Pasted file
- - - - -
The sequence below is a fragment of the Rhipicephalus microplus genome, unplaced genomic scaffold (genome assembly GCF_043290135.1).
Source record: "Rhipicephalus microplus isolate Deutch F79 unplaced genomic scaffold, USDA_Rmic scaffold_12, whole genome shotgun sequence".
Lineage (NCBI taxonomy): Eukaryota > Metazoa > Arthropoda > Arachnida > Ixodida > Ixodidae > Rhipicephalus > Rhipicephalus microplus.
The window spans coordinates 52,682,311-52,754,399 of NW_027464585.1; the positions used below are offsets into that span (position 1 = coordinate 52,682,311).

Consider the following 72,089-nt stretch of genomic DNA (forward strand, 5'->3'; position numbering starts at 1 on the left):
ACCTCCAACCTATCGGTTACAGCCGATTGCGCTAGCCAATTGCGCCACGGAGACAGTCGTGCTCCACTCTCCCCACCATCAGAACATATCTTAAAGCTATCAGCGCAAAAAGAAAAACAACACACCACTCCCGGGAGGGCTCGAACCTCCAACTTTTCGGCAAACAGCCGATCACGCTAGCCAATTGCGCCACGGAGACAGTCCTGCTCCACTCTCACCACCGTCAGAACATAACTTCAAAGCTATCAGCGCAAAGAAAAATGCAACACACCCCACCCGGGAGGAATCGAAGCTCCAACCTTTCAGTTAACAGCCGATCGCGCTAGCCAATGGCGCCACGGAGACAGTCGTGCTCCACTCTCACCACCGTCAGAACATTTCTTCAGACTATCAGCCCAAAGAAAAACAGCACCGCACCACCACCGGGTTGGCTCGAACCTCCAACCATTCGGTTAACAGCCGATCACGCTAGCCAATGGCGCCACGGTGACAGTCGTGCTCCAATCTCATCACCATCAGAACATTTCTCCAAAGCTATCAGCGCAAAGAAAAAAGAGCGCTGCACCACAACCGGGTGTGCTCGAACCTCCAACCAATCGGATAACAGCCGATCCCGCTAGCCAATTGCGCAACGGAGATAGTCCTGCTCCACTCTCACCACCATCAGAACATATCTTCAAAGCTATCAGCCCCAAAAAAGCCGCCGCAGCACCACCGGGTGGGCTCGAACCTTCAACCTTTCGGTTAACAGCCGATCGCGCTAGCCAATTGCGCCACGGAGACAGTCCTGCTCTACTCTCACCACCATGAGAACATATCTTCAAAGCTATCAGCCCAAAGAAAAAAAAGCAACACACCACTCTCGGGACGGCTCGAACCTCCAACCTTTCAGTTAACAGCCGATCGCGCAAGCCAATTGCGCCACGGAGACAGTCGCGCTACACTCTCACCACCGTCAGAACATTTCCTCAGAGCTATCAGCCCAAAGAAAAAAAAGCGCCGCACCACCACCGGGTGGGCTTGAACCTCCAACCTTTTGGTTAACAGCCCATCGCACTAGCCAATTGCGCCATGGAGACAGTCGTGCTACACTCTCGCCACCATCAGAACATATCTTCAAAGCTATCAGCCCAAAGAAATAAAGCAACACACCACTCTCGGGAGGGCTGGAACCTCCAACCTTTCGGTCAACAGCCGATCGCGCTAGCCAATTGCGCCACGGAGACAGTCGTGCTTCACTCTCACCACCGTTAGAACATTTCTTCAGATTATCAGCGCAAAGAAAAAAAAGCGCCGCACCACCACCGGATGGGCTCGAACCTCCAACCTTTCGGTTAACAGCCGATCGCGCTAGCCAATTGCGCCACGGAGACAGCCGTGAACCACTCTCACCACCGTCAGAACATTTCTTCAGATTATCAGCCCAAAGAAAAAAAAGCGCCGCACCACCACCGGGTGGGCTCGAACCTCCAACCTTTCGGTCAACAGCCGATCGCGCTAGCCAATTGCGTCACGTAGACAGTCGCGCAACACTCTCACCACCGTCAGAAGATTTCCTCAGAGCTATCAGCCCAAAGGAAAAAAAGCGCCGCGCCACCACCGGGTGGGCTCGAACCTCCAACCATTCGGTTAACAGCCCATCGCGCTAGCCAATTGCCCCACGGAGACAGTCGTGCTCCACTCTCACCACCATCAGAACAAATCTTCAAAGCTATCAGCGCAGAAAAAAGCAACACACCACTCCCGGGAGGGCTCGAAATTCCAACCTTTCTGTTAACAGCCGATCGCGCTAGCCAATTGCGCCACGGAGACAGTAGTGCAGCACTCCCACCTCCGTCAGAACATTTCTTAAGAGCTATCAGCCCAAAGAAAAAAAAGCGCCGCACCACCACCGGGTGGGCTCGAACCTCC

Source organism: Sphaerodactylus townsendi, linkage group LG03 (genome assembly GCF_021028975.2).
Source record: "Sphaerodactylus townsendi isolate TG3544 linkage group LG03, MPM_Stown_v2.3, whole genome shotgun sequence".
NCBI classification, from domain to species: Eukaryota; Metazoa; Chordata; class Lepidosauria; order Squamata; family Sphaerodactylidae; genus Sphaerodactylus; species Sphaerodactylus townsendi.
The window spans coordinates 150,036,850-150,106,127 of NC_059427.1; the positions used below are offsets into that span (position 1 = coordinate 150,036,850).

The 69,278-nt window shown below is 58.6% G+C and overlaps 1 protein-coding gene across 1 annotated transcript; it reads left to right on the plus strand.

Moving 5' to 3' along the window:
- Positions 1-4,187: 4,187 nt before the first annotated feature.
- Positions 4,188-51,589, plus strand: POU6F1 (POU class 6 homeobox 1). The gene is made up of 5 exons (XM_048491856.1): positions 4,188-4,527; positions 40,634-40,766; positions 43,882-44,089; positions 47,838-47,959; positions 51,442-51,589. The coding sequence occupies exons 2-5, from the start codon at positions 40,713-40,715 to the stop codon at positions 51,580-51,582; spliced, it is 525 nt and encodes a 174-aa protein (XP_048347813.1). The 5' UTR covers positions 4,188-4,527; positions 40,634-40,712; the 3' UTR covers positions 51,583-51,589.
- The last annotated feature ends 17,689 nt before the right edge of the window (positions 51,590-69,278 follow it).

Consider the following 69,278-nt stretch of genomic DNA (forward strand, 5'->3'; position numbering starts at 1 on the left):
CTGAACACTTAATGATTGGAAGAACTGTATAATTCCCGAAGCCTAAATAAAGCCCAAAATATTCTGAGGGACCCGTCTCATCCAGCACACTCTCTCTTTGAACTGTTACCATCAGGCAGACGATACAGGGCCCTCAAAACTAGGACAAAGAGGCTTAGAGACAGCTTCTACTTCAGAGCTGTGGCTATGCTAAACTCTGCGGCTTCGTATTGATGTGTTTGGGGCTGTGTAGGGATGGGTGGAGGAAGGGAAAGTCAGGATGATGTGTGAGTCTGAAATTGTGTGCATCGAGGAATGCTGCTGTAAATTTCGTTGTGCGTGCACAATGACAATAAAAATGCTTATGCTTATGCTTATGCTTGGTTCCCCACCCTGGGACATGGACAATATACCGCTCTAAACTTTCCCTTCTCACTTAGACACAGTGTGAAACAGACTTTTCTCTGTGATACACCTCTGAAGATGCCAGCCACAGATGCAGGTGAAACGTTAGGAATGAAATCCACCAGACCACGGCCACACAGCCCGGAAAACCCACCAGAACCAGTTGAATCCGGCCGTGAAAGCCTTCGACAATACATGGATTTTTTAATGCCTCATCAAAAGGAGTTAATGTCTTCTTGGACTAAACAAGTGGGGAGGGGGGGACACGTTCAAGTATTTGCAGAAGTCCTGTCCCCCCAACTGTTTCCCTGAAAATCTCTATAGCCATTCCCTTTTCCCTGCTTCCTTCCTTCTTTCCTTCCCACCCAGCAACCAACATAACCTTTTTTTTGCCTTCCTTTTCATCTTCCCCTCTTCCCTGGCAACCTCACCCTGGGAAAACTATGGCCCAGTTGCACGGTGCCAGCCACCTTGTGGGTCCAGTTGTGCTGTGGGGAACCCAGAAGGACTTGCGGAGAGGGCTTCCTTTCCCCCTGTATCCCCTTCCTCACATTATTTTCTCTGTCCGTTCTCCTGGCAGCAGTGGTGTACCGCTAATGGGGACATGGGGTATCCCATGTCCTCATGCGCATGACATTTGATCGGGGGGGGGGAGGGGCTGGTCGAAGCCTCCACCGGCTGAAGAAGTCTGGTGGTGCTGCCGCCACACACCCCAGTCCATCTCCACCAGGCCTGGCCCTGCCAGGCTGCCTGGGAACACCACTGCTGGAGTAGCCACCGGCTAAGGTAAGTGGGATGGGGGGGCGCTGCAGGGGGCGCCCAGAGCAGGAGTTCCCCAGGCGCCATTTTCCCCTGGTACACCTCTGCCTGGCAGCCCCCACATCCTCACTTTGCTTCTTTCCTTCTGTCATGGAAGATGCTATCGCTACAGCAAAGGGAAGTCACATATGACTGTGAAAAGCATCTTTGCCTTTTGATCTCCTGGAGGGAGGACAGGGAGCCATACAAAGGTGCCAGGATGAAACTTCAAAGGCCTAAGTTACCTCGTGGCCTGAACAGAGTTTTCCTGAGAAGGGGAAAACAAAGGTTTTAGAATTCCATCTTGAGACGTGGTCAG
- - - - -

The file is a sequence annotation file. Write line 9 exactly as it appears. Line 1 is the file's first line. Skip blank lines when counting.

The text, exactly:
NCBI classification, from domain to species: Eukaryota; Metazoa; Chordata; class Lepidosauria; order Squamata; family Sphaerodactylidae; genus Sphaerodactylus; species Sphaerodactylus townsendi.